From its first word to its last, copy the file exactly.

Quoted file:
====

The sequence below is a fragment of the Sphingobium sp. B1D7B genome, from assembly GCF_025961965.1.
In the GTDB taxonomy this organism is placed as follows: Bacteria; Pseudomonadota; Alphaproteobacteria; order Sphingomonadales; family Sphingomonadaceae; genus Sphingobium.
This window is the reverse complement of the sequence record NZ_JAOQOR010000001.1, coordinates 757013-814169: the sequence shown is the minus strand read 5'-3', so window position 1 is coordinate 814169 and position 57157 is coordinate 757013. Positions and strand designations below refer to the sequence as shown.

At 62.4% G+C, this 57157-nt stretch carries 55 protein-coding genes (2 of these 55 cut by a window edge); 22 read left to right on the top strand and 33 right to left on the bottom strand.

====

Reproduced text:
The sequence below is a fragment of the Sphingobium sp. B1D7B genome, from assembly GCF_025961965.1.
In the GTDB taxonomy this organism is placed as follows: Bacteria; Pseudomonadota; Alphaproteobacteria; order Sphingomonadales; family Sphingomonadaceae; genus Sphingobium.
This window is the reverse complement of the sequence record NZ_JAOQOR010000001.1, coordinates 757013-814169: the sequence shown is the minus strand read 5'-3', so window position 1 is coordinate 814169 and position 57157 is coordinate 757013. Positions and strand designations below refer to the sequence as shown.

At 62.4% G+C, this 57157-nt stretch carries 55 protein-coding genes (2 of these 55 cut by a window edge); 22 read left to right on the top strand and 33 right to left on the bottom strand.